Thanks to Kathleen Moriarty for her Area Director sponsorship of the specification!

September 7, 2017
OAuth Authorization Server Metadata spec incorporating Area Director feedback

OAuth logoThe OAuth Authorization Server Metadata specification has been updated to incorporate feedback from Security Area Director Eric Rescorla. Thanks to EKR for his useful review. A number of defaults and restrictions are now better specified.

The specification is available at:

An HTML-formatted version is also available at:

August 16, 2017
CBOR Web Token (CWT) specification addressing all known issues

IETF logoA new CBOR Web Token (CWT) draft has been published that updates the diagnostic notation for embedded objects in the examples. Thanks to Samuel Erdtman for making these updates. Thanks to Carsten Bormann for reviewing the examples!

This addresses all known issues with the specification. I believe that it is now time to request publication.

The specification is available at:

An HTML-formatted version is also available at:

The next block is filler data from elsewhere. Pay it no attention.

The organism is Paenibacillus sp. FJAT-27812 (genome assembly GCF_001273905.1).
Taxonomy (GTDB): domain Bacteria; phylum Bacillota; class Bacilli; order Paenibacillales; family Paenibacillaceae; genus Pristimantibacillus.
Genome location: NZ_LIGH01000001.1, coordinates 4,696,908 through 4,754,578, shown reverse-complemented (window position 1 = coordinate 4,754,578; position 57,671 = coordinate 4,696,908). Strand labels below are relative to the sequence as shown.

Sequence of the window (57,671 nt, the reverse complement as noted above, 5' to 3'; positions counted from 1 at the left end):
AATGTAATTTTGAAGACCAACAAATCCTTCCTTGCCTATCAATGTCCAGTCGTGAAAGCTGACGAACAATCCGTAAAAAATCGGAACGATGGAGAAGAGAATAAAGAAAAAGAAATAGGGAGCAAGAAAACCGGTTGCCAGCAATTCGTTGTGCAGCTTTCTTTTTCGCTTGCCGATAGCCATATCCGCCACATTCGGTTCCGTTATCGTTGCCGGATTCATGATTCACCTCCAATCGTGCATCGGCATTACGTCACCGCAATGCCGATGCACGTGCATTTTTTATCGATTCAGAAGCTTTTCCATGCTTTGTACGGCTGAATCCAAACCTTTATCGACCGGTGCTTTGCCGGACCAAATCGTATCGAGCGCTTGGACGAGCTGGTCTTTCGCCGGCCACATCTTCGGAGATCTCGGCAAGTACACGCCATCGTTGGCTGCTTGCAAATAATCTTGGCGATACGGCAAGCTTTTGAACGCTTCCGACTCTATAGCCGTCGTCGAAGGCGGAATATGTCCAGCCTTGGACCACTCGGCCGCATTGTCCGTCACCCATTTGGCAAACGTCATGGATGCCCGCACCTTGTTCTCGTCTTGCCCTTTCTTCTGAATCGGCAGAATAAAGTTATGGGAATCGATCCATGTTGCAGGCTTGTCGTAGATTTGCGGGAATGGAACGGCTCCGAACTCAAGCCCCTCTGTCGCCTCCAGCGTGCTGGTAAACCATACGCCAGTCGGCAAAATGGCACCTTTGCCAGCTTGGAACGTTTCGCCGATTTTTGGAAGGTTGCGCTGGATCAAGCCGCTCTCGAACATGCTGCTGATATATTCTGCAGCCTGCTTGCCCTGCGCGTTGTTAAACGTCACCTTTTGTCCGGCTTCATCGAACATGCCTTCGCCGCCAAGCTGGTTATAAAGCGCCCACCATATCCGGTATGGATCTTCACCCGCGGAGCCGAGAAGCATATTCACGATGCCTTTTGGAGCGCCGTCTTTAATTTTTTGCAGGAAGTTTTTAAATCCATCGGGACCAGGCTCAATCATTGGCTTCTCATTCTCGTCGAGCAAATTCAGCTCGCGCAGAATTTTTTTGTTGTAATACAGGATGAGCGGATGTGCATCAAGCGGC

August 11, 2017
Sixth working draft of W3C Web Authentication specification

W3C logoThe W3C Web Authentication working group has published the sixth working draft of the W3C Web Authentication specification. It now can request that the authenticator support user verification – meaning that it can be used as the sole or first authentication factor. It now also uses the standard CBOR COSE_Key key representation [RFC8152]. Like WD-05, implementation and interop testing for WD-06 is planned.

July 27, 2017
Initial working group draft of JSON Web Token Best Current Practices

OAuth logoI’m happy to announce that the OAuth working group adopted the JSON Web Token Best Current Practices (JWT BCP) draft that Yaron Sheffer, Dick Hardt, and I had worked on, following discussions at IETF 99 in Prague and on the working group mailing list.

The specification is available at:

An HTML-formatted version is also available at:

July 4, 2017
JSON Web Token Best Current Practices draft describing Explicit Typing